In addition, two former interns filed a lawsuit against Condé Nast June 13, claiming the company did not pay them minimum wage during their summer jobs at W Magazine and The New Yorker in 2009 and 2010.
Conde Nast has not responded to a request for comment.
While the judge acknowledged in the "Black Swan" decision that the interns benefitted from the internship with resume listings, job references and "an understanding of how a production office works," he said Fox Searchlight ultimately "received the benefits of their unpaid work, which otherwise would have required paid employees."
Fox spokesman Chris Petrikin has said in a statement that the company believes the court's rulings are "erroneous, and will seek to have them reversed by the [U.S. 2nd Circuit Court of Appeals] as quickly as possible."
Collins, of the National Association of Colleges and Employers, said it's unclear why the spate of lawsuits by unpaid interns targeted media-related companies.
Eisenbrey said in his experience, some media companies claim to be unaware of labor laws when it comes to internships. But the same companies also attract individuals seeking to get their foot in the door anyway they can, he said.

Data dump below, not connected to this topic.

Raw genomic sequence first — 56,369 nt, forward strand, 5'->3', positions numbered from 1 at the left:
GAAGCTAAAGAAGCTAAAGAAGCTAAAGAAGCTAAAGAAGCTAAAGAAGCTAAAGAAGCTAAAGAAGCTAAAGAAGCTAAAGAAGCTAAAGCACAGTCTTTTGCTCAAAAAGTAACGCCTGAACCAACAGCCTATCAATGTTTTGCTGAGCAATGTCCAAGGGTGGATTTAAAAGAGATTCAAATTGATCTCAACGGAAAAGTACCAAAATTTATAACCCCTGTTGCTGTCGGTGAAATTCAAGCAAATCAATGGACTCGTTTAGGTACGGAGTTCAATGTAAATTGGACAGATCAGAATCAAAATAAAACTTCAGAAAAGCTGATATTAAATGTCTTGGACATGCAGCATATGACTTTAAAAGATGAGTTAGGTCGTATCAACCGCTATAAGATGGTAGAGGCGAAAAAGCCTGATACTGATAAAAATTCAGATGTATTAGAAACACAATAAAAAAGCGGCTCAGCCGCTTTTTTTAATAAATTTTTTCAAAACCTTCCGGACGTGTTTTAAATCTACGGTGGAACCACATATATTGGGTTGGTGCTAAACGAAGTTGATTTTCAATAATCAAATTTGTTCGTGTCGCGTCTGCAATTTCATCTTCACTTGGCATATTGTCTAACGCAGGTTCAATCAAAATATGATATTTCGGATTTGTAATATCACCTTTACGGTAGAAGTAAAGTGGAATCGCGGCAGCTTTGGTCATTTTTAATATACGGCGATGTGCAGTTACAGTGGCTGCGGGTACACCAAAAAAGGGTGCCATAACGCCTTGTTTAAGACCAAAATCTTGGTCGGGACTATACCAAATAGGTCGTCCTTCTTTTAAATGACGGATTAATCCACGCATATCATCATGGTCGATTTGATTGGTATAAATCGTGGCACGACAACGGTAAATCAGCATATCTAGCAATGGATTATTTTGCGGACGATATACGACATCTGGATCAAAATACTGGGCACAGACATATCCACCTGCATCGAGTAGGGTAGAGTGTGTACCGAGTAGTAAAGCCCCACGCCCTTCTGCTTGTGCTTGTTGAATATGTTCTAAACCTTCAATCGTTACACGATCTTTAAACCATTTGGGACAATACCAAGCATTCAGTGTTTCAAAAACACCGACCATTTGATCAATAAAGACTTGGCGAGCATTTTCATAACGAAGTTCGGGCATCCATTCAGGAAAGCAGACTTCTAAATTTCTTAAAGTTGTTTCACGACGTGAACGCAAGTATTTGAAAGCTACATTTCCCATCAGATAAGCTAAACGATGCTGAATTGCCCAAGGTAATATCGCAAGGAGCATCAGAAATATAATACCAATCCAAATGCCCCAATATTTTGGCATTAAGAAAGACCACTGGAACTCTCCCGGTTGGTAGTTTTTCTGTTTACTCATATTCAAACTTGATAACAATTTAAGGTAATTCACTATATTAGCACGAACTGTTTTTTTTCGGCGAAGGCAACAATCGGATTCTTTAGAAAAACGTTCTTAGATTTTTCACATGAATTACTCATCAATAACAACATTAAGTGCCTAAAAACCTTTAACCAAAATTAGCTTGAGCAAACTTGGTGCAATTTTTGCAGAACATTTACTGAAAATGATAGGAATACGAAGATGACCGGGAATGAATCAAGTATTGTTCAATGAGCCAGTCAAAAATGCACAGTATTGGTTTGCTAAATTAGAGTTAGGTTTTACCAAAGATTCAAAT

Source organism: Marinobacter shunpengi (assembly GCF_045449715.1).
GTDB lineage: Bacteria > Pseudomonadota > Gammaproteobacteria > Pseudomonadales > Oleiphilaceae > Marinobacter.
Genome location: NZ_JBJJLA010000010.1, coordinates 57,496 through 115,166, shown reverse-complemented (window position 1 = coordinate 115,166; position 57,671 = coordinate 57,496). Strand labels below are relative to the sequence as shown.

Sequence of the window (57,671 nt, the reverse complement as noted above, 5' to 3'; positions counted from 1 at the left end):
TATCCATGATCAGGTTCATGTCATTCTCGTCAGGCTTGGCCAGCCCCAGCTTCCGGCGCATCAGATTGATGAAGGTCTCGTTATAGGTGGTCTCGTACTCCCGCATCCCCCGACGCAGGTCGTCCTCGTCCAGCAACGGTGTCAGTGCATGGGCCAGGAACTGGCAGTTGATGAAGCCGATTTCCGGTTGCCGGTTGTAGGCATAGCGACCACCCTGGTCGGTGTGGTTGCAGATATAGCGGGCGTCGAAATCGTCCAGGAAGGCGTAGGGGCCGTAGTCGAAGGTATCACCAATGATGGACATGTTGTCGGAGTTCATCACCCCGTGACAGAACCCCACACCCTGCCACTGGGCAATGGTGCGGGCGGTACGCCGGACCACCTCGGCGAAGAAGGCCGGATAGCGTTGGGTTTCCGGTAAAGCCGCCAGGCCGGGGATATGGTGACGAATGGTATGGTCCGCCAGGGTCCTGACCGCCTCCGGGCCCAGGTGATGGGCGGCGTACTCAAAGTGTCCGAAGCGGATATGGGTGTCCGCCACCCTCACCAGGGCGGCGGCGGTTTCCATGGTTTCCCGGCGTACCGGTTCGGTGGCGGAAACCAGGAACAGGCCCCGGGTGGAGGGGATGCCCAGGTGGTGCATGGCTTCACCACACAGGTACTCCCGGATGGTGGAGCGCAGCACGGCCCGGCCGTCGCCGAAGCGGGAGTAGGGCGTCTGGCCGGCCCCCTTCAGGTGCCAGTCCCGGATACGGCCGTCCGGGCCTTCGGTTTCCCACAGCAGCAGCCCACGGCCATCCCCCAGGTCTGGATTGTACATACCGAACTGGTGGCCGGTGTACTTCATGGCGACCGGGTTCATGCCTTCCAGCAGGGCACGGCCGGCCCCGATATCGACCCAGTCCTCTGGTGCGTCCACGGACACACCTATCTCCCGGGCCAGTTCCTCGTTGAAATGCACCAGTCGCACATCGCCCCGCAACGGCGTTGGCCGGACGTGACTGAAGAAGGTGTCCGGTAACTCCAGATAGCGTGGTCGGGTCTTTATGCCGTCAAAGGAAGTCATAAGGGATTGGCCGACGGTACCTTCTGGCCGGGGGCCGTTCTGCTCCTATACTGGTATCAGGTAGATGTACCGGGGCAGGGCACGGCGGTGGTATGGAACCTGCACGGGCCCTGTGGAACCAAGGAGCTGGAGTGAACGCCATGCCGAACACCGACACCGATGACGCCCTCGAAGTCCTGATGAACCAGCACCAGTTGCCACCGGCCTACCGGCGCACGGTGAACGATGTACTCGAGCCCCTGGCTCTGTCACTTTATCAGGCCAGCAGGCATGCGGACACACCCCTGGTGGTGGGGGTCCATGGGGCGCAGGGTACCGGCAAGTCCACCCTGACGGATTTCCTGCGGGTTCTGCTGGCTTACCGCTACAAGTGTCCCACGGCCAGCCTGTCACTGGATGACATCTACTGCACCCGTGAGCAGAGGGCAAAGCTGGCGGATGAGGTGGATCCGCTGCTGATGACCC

"It's a combination of the glamour factor and the willingness of the companies to flout the law or their ignorance of it," he said.
Eisenbrey said he hopes the recent cases will encourage all companies adhere to the law.
"If this little ripple became a wave, I think that could change employer behavior," he said. "If it became a wave and employers across the country had to really worry about employment law, then they would stop using [unpaid interns]," he said.
"In the alternative, the Labor Department could bring some high-profile cases against [companies] for using unpaid interns."